Jolene Jaleen

Back in 1973, Dolly Parton released a single with the title Jolene. Though I don’t recall listening to much country music in those days, I do remember this song.

FROM:  http://tiny.cc/hlxamx
FROM: http://tiny.cc/hlxamx

Written by Parton, the lyrics chronicle the singer appealing to another woman (whose beauty was “beyond compare” and had “flaming locks of auburn hair“) not to “take her man.” Apparently, Parton has admitted the song is somewhat autobiographical. The song was subsequently recorded by multiple other vocalists through the years and sits at number 219 on Rolling Stone magazine’s 500 Greatest Songs of All Time. (If you click over to the link, be prepared to scroll down a good bit, from 300 to 219!)

When I posted yesterday’s Jaleen (the poem), I couldn’t help but think about Jolene (the song). The lyrics floating in my head changed from Jolene, Jolene, please don’t take my man and morphed into Jaleen, Jaleen, keep the form to eight lines if you can. Having a song from the 70s rolling repeatedly around in one’s brain can be enjoyable or disconcerting. In this case, it was the latter. Jolene was not one of my favorite tunes. Continue reading “Jolene Jaleen”

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Father’s Joy

Throughout the years I’ve written poetry, I’ve always enjoyed experimenting with different forms. I came across a little book my younger daughter had given me for Christmas one year. The blank book isn’t really a good size for a journal but is just the perfect size for short, one-page poems!2014-09-15 21.03.15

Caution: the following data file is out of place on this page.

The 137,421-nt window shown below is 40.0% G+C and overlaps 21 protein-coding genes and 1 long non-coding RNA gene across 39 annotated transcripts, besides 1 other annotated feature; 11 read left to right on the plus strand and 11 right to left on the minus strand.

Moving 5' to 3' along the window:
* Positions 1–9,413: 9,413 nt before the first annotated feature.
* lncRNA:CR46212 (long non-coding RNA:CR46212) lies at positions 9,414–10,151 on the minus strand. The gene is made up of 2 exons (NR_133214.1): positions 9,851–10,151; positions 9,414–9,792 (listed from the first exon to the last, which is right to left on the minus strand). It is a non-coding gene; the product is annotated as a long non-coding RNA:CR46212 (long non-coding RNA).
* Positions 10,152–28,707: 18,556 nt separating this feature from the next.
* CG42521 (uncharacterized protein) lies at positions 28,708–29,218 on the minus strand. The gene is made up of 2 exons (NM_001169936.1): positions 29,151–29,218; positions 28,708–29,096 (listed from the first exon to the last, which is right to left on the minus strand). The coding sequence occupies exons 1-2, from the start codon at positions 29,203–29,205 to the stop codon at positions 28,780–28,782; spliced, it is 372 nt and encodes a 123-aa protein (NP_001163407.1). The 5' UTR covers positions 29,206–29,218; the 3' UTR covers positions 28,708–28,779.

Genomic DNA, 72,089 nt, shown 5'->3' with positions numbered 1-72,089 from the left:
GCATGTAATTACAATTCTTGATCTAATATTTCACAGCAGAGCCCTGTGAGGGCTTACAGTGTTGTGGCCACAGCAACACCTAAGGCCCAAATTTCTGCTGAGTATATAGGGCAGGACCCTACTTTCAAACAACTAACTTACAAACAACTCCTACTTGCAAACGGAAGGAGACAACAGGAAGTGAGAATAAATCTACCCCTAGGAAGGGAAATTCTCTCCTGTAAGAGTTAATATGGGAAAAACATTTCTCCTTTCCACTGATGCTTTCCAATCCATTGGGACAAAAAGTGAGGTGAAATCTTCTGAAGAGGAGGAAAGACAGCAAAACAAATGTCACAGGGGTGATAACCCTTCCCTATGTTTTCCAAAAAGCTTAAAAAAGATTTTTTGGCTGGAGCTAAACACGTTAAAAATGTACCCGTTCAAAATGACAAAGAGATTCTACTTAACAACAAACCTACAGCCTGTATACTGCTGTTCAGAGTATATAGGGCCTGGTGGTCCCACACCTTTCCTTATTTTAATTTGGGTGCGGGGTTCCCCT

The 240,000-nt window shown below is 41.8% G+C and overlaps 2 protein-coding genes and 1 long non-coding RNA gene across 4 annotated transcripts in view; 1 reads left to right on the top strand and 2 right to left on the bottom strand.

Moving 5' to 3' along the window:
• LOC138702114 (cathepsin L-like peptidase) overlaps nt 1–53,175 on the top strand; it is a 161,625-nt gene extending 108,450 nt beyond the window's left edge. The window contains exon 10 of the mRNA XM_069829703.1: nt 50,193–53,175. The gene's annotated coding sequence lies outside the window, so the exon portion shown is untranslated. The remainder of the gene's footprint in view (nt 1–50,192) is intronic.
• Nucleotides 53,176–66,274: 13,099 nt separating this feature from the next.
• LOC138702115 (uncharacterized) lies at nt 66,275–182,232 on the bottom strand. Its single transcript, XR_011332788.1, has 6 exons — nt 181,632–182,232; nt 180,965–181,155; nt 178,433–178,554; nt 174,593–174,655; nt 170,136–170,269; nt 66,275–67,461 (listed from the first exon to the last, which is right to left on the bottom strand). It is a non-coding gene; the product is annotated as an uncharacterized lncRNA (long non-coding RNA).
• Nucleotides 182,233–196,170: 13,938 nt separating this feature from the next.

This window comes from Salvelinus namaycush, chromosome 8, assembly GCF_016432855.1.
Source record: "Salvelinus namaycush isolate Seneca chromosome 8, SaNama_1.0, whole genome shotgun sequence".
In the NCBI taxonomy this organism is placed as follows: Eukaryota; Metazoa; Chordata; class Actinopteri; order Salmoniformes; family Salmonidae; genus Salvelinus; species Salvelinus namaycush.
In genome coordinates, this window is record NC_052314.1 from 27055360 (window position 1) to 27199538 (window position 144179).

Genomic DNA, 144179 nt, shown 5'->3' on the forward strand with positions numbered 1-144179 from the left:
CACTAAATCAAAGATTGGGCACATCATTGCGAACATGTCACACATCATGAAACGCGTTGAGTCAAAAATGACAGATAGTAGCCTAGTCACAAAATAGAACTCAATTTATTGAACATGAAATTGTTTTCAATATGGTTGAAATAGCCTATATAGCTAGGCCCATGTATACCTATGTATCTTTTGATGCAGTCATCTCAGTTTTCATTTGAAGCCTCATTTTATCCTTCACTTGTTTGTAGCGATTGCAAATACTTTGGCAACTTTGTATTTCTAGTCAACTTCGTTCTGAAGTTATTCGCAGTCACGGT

Sure enough! I opened the small book and therein were several short poems I’d written (and forgotten about). They were all written using the same form. When the poems were originally written, this form was unfamiliar to me, but I made a notation in my Rhyming Dictionary/Poet’s Craft Book where I keep a record of forms not mentioned within the text. The information in my note is sadly incomplete. It says simply:  Jaleen (6,4,4,6 … 6,4,4,6) two stanzas, rhyme scheme abbc, addc, iambic.

No information about who originated the form, nor even a hint about the unusual name. So I decided to do a Google search today to see if additional information was available. There wasn’t much … Continue reading “Father’s Joy”